TAMPA — The campus’ signature building is still under construction. The school isn’t accredited. And the faculty roster currently lists three full-time professors.
But high school senior Ross Young likes what he sees at Florida Polytechnic University.
Enough so that he’s plunked down a deposit and committed to join Poly’s initial class in the fall of 2014.
“I’m pretty confident that everything’s going to go off well,” said Young, an avid gamer from Lakeland who will study programming at Poly. “My main concern was finding a college that fit my needs and was close.”
As Florida Polytechnic hustles to get the state’s 12th public university up and running, administrators say they are on track to open in August with 500 students and 30 faculty.
As of this week, the school has fielded 4,000 inquiries about fall enrollment, received 1,100 applications, admitted 68 students and received deposits from four of those who are taking the plunge, according to Scott Rhodes, executive director of enrollment services.
Alex Durante said he was immediately intrigued when his guidance counselor at Astronaut High School in Titusville told him about Poly.
“She knew I was interested in such things as engineering and science, and she said, ‘Well, there’s this new school opening in Lakeland, and they’re going to focus on hands-on learning,’” he said. “It’s a once-in-a-lifetime opportunity that few people have, to go to a brand-new school. I was really interested in participating in that.”
Young, who attends George Jenkins High School in Lakeland, said he considered schools such as Kaiser University or one of the Art Institute schools. “We went to college fairs and just collected various fliers, looking at different schools,” he said. He wasn’t deterred by the fact that the fledgling Poly won’t offer such college staples as sports teams, clubs or publications.
“I was never really big on those sorts of things in the first place,” he said. “My main goal is programming itself. Whether my career carries me into gaming or not, I want to be a programmer. I want to do code and all those things.”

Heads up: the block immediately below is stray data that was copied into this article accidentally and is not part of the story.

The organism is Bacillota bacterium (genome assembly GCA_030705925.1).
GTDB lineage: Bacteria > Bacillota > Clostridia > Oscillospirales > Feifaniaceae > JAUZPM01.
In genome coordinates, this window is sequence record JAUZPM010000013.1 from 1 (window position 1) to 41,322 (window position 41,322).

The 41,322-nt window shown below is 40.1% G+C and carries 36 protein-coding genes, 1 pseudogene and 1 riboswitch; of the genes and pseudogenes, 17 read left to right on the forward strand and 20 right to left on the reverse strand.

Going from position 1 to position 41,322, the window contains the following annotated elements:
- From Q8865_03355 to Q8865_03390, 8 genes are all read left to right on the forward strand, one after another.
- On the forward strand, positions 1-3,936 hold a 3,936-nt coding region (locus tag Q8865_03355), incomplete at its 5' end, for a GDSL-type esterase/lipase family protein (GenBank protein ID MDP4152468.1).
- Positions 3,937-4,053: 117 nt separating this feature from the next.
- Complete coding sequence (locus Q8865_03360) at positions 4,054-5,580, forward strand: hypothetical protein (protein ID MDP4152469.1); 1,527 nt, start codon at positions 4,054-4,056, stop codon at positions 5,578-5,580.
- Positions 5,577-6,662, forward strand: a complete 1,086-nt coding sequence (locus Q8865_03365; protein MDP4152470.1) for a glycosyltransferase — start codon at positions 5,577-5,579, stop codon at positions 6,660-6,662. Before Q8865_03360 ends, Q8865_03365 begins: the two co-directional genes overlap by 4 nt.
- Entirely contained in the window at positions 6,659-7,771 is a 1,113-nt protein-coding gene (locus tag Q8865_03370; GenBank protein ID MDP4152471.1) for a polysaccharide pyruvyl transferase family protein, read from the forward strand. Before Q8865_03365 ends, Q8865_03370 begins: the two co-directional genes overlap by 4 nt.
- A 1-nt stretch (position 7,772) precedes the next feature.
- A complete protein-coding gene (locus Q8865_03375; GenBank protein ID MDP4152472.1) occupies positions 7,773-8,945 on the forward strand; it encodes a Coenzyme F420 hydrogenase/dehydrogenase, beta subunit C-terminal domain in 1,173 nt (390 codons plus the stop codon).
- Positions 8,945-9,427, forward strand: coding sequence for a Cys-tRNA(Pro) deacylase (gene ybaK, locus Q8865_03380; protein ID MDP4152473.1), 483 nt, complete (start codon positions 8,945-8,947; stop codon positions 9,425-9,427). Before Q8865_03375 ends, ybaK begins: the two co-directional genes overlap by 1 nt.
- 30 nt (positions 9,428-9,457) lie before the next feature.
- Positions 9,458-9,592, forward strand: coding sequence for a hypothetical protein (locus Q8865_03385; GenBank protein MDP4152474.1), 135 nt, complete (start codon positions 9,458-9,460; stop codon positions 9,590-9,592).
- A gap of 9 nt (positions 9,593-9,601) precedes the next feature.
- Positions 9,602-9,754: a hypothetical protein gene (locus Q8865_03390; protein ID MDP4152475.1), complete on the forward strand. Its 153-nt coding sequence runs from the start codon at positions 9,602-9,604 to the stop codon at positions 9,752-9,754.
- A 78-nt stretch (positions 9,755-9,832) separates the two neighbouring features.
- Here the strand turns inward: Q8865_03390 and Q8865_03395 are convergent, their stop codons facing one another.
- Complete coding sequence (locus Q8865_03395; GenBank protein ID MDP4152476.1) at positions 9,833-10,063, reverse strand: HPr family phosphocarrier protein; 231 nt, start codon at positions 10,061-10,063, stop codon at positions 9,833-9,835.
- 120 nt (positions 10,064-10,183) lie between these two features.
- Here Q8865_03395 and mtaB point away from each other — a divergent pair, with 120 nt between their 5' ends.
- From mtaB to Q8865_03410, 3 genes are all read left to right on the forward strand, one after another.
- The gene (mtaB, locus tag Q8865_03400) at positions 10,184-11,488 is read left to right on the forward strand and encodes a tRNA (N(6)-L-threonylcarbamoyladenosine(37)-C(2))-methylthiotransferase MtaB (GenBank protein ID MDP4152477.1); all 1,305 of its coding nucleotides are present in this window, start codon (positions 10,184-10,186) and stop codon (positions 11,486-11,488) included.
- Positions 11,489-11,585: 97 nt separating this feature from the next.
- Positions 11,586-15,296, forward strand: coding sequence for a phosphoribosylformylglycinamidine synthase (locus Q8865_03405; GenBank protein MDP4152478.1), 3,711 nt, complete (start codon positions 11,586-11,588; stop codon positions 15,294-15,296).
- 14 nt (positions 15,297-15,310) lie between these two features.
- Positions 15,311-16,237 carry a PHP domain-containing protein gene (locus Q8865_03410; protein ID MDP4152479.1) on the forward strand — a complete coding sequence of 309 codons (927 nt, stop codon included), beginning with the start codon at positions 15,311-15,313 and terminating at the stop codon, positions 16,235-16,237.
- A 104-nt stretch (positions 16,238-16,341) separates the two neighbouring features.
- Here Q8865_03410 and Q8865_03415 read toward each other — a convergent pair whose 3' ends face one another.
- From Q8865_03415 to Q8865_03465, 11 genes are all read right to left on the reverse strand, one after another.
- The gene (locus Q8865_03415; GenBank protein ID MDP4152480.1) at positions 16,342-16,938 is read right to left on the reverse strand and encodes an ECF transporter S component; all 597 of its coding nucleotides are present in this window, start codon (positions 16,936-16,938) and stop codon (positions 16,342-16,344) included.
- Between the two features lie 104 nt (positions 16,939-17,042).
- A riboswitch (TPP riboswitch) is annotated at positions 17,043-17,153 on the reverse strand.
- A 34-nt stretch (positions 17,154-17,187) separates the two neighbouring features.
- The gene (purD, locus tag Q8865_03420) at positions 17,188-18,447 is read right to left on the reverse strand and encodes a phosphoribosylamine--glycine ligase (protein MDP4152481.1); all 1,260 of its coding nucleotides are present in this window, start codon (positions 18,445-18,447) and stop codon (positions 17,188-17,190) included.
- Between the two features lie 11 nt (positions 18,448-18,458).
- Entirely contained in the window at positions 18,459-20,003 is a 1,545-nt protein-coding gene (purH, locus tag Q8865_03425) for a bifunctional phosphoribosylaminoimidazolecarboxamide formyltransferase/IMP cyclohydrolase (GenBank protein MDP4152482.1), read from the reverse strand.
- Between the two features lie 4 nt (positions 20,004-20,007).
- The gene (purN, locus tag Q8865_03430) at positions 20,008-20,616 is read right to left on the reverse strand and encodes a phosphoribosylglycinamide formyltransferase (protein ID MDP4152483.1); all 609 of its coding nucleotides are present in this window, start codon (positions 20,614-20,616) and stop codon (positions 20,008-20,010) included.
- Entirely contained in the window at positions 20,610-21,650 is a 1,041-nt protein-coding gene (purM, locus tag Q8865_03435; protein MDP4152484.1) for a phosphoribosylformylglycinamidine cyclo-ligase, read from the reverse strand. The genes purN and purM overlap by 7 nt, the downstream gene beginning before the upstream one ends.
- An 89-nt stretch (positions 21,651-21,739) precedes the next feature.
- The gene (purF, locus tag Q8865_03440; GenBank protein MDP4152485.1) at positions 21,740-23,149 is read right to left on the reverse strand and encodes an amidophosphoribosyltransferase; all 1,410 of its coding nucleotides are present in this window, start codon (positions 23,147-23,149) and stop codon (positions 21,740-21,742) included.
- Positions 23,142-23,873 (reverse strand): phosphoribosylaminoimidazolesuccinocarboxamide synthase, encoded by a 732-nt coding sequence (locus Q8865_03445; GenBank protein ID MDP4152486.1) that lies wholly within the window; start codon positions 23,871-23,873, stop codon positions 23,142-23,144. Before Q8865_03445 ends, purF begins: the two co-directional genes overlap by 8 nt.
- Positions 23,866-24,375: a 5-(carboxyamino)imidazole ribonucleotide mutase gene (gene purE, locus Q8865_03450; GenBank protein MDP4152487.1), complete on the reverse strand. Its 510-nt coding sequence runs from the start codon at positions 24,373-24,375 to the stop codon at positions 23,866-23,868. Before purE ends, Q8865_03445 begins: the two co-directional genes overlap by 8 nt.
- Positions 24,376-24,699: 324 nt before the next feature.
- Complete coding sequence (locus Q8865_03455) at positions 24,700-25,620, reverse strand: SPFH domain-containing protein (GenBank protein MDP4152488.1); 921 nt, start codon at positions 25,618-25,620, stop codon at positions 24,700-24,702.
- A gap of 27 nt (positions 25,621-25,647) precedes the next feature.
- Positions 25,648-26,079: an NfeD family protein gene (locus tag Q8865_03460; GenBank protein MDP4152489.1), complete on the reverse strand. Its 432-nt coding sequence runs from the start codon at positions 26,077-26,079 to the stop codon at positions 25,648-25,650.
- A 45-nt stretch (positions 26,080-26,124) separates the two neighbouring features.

One concern, however, was accreditation. The legislation creating Florida Polytechnic requires the university to achieve accreditation from the Southern Association of Colleges and Schools by Dec. 31, 2016; Poly administrators say that can and will be accomplished.
After discussions with friends who found success after attending unaccredited institutions, Young said it “wasn’t such a big deal in the long run.”
His mother, Diane Young, also got over the accreditation situation. “I’ve been reading all the newspaper articles and everything, and I think the accreditation thing won’t be an issue,” she said. “We’re pretty excited now.”
Those newspaper articles she referred to reflect a bumpy path toward the establishment of Florida Polytechnic. The school was under the University of South Florida umbrella and on a slow path toward independence when a bill was pushed through the 2012 Legislature making the move instant. Opponents criticized the haste, but administrators forged ahead creating the new university with the same state allocation that USF Polytechnic had received.
The campus’ showpiece, the $110 million Innovation, Science and Technology building designed by renowned architect Santiago Calatrava, is being completed at the intersection of Interstate 4 and the eastern Polk Parkway. The Poly board is in final negotiations for construction of a 200-bed, $12 million residence hall on campus, also expected to open by August.
Recruiter Lauren Willison said the prospects she’s talked to aren’t jittery about the timetable. “I know that we’re going to be up and running by the fall, and students are comfortable with that,” she said. “They think it’s cool that they get to be a part of something on the ground floor.”
To compete for top students, Poly is offering its first class of students virtually a free ride. The fall 2014 enrollees will receive $5,000 scholarships for their first three years and $3,200 for the fourth year; tuition and fees are estimated at $5,029 for the 2014-15 academic year.
“Of course” the scholarship offer contributed to his decision to attend Poly, said Titusville’s Durante, who intends to study nanotechnology. “My view is that if they’re willing to offer that kind of scholarship, they’re trying to get as high-quality a student as they can.”
Durante also isn’t too concerned about the timetable for building the university, even though he’s planning on living in a dorm that’s still in the concept stage.
“To be honest, I don’t know (if the facilities will be ready), but if they’re willing to accept students, they’ll either have the arrangements ready or they’ll have to figure out something for the students,” he said.